This is a good book for our four-year-old granddaughter as she loves big words and already has a huge vocabulary. I recommend it for children three and up as a read-to book and as a read-on-your book for big sisters(or brothers) of eight and up.

Charlotte’s Web by E.B. White, HarperCollins Publications, 1952.

Sunday, 19 April 2009

One Fish, Two Fish, Red Fish, Blue Fish

Title: One Fish, Two Fish, Red Fish, Blue Fish
Author: Dr. Seuss
Genre: Childrens
Challenges: Childhood Favorites Reading Challenge, A to Z Reading Challenge, 2009 Support Your Local Library, 20 Books in 2009, Pages Read Challenge 2009, PB & J Challenge, 101 Books in 1001 Days Challenge,

Rating: 4/5
No. of Pages: 62
Published: 1960

From the back:
"Did you ever fly a kite in bed? Did you ever walk with ten cats on your head?" Such are the profound, philosophical queries posed in this well-loved classic by Theodor "Dr. Seuss" Geisel. While many rhymes in this couplet collection resemble sphinx-worthy riddles, Seuss's intention is clear: teach children to read in a way that is both entertaining and educational. It matters little that each wonderful vignette has nothing to do with the one that follows. (We move seamlessly from a one-humped Wump and Mister Gump to yellow pets called the Zeds with one hair upon their heads.) Children today will be as entranced by these ridiculous rhymes as they have been since the book's original publication in 1960--so amused and enchanted, in fact, they may not even notice they are learning to read!

What a wonderful rhyming book as usual for a Dr. Seuss. I’ve always love this one and like reading this with my youngest nephew. I always love the illustrations that he does. The Zeds with one hair. How can you not think it’s funny.

Saturday, 18 April 2009

Book #3: Mandy

Mandy by Julie Andrews Edwards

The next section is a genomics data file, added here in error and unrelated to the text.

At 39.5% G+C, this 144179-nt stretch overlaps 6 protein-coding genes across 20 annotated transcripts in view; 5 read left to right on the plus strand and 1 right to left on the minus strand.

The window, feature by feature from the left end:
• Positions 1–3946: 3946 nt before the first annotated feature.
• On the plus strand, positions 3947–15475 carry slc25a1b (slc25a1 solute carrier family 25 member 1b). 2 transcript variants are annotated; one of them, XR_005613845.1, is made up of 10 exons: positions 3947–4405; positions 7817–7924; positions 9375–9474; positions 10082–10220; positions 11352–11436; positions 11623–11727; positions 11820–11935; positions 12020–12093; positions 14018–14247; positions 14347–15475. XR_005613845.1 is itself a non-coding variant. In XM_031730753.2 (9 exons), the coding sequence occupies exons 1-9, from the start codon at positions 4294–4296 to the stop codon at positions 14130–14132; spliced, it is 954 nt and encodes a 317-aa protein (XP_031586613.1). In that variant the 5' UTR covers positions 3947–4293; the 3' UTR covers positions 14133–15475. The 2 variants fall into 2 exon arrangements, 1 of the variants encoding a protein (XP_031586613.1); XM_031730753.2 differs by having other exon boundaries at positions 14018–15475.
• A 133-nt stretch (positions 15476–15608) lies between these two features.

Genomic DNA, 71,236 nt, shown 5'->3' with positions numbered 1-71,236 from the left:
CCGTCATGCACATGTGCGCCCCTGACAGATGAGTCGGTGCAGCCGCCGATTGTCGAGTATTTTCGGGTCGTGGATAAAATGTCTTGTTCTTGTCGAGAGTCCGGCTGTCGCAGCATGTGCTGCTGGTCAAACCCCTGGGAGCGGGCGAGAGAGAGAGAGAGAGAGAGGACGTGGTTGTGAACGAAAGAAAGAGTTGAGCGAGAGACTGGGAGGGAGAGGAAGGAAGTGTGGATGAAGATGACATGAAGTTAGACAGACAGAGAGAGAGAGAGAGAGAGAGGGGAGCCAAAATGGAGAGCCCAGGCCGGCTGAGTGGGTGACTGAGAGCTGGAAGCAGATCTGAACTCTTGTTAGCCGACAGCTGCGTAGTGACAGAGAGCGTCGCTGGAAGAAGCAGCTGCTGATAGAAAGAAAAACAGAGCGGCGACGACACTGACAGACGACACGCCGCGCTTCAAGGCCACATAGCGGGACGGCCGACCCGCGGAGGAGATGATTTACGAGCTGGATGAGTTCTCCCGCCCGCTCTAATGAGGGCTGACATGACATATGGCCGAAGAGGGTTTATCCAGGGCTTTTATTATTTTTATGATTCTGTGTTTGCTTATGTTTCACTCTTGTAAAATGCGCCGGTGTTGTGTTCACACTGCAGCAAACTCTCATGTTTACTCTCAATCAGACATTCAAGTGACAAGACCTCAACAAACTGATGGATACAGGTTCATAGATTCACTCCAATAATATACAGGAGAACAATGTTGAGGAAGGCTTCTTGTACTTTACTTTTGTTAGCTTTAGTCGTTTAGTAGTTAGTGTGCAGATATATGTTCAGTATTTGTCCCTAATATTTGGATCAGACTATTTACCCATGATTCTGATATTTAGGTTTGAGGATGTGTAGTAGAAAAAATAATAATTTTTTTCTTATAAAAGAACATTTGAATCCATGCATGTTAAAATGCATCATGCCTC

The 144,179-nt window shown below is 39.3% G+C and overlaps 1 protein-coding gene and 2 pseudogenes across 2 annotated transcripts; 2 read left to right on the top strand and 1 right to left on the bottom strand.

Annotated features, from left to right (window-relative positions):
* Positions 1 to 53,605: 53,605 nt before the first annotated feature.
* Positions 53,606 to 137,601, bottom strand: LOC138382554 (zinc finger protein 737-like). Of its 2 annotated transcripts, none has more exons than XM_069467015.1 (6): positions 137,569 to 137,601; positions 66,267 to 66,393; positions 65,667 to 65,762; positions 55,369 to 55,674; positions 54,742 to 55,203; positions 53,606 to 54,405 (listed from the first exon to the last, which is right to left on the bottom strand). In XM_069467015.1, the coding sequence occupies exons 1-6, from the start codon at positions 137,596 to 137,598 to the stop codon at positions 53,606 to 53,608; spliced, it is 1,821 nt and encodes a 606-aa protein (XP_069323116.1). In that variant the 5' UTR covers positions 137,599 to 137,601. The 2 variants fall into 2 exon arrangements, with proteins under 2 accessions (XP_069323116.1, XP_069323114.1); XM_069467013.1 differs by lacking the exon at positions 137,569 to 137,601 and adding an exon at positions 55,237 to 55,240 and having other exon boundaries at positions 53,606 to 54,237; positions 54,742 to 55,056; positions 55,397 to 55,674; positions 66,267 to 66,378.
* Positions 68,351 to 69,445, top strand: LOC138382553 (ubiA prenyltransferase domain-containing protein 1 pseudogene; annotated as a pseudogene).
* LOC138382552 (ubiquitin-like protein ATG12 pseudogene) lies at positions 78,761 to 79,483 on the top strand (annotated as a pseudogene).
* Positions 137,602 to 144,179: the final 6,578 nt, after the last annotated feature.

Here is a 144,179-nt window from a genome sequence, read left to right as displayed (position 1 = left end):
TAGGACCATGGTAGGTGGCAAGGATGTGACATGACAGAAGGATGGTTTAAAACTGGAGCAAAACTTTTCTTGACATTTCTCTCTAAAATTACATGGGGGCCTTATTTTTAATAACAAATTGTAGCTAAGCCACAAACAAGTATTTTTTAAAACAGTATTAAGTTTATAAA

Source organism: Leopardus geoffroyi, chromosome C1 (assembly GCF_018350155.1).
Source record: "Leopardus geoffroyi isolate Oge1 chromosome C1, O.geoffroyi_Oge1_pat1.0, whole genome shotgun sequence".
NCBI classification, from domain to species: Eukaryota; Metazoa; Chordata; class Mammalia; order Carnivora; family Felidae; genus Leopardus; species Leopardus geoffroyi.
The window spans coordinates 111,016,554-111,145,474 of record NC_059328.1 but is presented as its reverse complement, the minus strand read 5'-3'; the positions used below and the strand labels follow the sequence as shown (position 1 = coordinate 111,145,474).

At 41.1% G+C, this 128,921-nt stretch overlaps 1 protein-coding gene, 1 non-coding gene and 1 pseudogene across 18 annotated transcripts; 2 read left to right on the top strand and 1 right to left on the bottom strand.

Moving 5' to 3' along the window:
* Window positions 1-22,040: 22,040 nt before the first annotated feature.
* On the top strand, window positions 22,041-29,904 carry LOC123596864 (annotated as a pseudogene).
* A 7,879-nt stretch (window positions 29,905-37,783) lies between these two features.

Date read: 4/13/2009
Rating: 3*/5

My thoughts:

I enjoyed re-reading this book as it was one of my favorite books growing up. As I read, I smiled at remembering Mandy's climbing over the wall, and even though I knew how it would end, I still worried when she was in the cottage while she was sick.

Saturday, 4 April 2009

Book #2: Stuart Little

Stuart Little by E.B. White
Date read: 4/2/2009
Rating: 5*/5

My thoughts:

I don't know how many times I've read this book, but reading it again for the Childhood Favourites Reading Challenge was a joy. Even though I knew what was going to happen, I still laughed when I read about Stuart inside the piano, and I felt sad when his friend Margalo the bird left home.

Thursday, 2 April 2009

Chilhood Favourites #2

Thumbelina by Hans Christian Anderson
Illustrated by Adrienne Adams
Translation: R.P. Keigwin
New York: Charles Scribner's Sons, 1961

A lovely version of the classic tale, this book was one of my favourites! As a young girl, I was enchanted with the idea of a child no bigger than your thumb growing inside a magic flower. Apparently the narcissus and tulips that grew in our yard, though very pretty, were not of the magic variety. Try as I might, no small girl or guardian flower sprites were ever found.

Stolen from her mother, Thumbelina escapes the clutches of an ugly toad and a tiresome tedious mole, both of whom want to claim her for their wife. A swallow that she nursed back from the brink of death carries her off to warmer lands and a kinder fate.

Exquisite illustrations enhance the experience of returning to a childhood favourite, they just don't make them like this anymore. To see more of Adrienne Adams work in this book, click here for a real treat.

** cross-posted at A Season to Read **